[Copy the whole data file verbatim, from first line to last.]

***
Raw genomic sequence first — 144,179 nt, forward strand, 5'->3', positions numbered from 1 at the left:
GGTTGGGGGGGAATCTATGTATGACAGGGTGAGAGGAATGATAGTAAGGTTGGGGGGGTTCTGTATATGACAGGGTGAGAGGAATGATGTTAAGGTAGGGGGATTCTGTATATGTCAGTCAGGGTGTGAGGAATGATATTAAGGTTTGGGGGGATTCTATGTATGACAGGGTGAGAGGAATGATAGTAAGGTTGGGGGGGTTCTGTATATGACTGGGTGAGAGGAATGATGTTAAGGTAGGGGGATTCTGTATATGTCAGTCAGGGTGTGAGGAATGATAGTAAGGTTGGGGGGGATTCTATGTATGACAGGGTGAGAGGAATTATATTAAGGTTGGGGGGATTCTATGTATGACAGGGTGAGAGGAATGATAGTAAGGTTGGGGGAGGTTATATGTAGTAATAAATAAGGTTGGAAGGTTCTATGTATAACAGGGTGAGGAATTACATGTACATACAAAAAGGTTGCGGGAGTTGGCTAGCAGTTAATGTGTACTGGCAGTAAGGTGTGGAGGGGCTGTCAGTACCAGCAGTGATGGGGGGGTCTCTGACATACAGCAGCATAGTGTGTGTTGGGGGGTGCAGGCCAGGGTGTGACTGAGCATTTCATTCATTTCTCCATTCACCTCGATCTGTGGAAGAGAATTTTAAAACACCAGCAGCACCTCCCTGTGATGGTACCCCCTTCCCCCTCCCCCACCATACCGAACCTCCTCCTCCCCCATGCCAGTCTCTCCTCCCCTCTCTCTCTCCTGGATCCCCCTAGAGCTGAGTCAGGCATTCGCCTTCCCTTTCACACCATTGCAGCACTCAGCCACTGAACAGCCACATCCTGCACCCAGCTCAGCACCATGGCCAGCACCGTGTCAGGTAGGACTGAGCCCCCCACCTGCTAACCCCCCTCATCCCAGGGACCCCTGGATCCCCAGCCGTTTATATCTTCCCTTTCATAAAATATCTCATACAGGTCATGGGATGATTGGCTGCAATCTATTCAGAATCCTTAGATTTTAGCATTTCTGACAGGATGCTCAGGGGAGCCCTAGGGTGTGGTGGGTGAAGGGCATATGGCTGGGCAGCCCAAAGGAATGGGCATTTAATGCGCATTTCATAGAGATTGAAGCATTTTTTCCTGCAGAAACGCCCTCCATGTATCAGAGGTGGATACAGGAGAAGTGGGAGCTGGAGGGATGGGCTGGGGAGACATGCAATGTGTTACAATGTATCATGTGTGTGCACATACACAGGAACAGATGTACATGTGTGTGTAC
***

Raw genomic sequence first — 144,179 nt, forward strand, 5'->3', positions numbered from 1 at the left:
GGTTGGGGGGGAATCTATGTATGACAGGGTGAGAGGAATGATAGTAAGGTTGGGGGGGTTCTGTATATGACAGGGTGAGAGGAATGATGTTAAGGTAGGGGGATTCTGTATATGTCAGTCAGGGTGTGAGGAATGATATTAAGGTTTGGGGGGATTCTATGTATGACAGGGTGAGAGGAATGATAGTAAGGTTGGGGGGGTTCTGTATATGACTGGGTGAGAGGAATGATGTTAAGGTAGGGGGATTCTGTATATGTCAGTCAGGGTGTGAGGAATGATAGTAAGGTTGGGGGGGATTCTATGTATGACAGGGTGAGAGGAATTATATTAAGGTTGGGGGGATTCTATGTATGACAGGGTGAGAGGAATGATAGTAAGGTTGGGGGAGGTTATATGTAGTAATAAATAAGGTTGGAAGGTTCTATGTATAACAGGGTGAGGAATTACATGTACATACAAAAAGGTTGCGGGAGTTGGCTAGCAGTTAATGTGTACTGGCAGTAAGGTGTGGAGGGGCTGTCAGTACCAGCAGTGATGGGGGGGTCTCTGACATACAGCAGCATAGTGTGTGTTGGGGGGTGCAGGCCAGGGTGTGACTGAGCATTTCATTCATTTCTCCATTCACCTCGATCTGTGGAAGAGAATTTTAAAACACCAGCAGCACCTCCCTGTGATGGTACCCCCTTCCCCCTCCCCCACCATACCGAACCTCCTCCTCCCCCATGCCAGTCTCTCCTCCCCTCTCTCTCTCCTGGATCCCCCTAGAGCTGAGTCAGGCATTCGCCTTCCCTTTCACACCATTGCAGCACTCAGCCACTGAACAGCCACATCCTGCACCCAGCTCAGCACCATGGCCAGCACCGTGTCAGGTAGGACTGAGCCCCCCACCTGCTAACCCCCCTCATCCCAGGGACCCCTGGATCCCCAGCCGTTTATATCTTCCCTTTCATAAAATATCTCATACAGGTCATGGGATGATTGGCTGCAATCTATTCAGAATCCTTAGATTTTAGCATTTCTGACAGGATGCTCAGGGGAGCCCTAGGGTGTGGTGGGTGAAGGGCATATGGCTGGGCAGCCCAAAGGAATGGGCATTTAATGCGCATTTCATAGAGATTGAAGCATTTTTTCCTGCAGAAACGCCCTCCATGTATCAGAGGTGGATACAGGAGAAGTGGGAGCTGGAGGGATGGGCTGGGGAGACATGCAATGTGTTACAATGTATCATGTGTGTGCACATACACAGGAACAGATGTACATGTGTGTGTAC